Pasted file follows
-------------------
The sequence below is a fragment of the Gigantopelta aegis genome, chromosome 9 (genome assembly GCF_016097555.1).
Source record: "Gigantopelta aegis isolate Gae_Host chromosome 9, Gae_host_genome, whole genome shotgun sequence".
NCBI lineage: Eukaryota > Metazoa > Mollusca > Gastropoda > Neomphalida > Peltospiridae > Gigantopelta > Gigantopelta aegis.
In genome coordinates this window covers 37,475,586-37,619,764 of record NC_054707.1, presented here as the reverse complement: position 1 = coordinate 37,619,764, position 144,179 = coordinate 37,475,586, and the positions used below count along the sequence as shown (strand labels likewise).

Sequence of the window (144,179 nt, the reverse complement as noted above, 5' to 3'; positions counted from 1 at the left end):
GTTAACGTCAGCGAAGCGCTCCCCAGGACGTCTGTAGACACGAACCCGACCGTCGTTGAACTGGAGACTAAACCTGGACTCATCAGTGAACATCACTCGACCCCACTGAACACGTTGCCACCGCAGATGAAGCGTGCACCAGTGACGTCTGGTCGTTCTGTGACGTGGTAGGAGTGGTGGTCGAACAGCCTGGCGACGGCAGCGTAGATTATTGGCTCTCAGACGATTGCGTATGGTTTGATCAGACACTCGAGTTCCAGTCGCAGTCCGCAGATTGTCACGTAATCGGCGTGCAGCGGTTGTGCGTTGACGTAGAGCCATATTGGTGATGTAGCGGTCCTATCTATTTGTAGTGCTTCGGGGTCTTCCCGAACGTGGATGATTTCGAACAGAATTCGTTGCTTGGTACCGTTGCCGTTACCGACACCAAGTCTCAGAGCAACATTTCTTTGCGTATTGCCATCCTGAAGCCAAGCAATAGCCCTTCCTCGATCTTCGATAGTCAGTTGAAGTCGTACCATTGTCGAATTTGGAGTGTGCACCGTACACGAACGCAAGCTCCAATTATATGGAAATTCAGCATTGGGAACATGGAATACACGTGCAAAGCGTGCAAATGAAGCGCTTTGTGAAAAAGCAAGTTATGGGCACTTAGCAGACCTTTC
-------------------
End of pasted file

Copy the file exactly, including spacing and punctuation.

The sequence below is a fragment of the Gigantopelta aegis genome, chromosome 9 (genome assembly GCF_016097555.1).
Source record: "Gigantopelta aegis isolate Gae_Host chromosome 9, Gae_host_genome, whole genome shotgun sequence".
NCBI lineage: Eukaryota > Metazoa > Mollusca > Gastropoda > Neomphalida > Peltospiridae > Gigantopelta > Gigantopelta aegis.
In genome coordinates this window covers 37,475,586-37,619,764 of record NC_054707.1, presented here as the reverse complement: position 1 = coordinate 37,619,764, position 144,179 = coordinate 37,475,586, and the positions used below count along the sequence as shown (strand labels likewise).

Sequence of the window (144,179 nt, the reverse complement as noted above, 5' to 3'; positions counted from 1 at the left end):
GTTAACGTCAGCGAAGCGCTCCCCAGGACGTCTGTAGACACGAACCCGACCGTCGTTGAACTGGAGACTAAACCTGGACTCATCAGTGAACATCACTCGACCCCACTGAACACGTTGCCACCGCAGATGAAGCGTGCACCAGTGACGTCTGGTCGTTCTGTGACGTGGTAGGAGTGGTGGTCGAACAGCCTGGCGACGGCAGCGTAGATTATTGGCTCTCAGACGATTGCGTATGGTTTGATCAGACACTCGAGTTCCAGTCGCAGTCCGCAGATTGTCACGTAATCGGCGTGCAGCGGTTGTGCGTTGACGTAGAGCCATATTGGTGATGTAGCGGTCCTATCTATTTGTAGTGCTTCGGGGTCTTCCCGAACGTGGATGATTTCGAACAGAATTCGTTGCTTGGTACCGTTGCCGTTACCGACACCAAGTCTCAGAGCAACATTTCTTTGCGTATTGCCATCCTGAAGCCAAGCAATAGCCCTTCCTCGATCTTCGATAGTCAGTTGAAGTCGTACCATTGTCGAATTTGGAGTGTGCACCGTACACGAACGCAAGCTCCAATTATATGGAAATTCAGCATTGGGAACATGGAATACACGTGCAAAGCGTGCAAATGAAGCGCTTTGTGAAAAAGCAAGTTATGGGCACTTAGCAGACCTTTC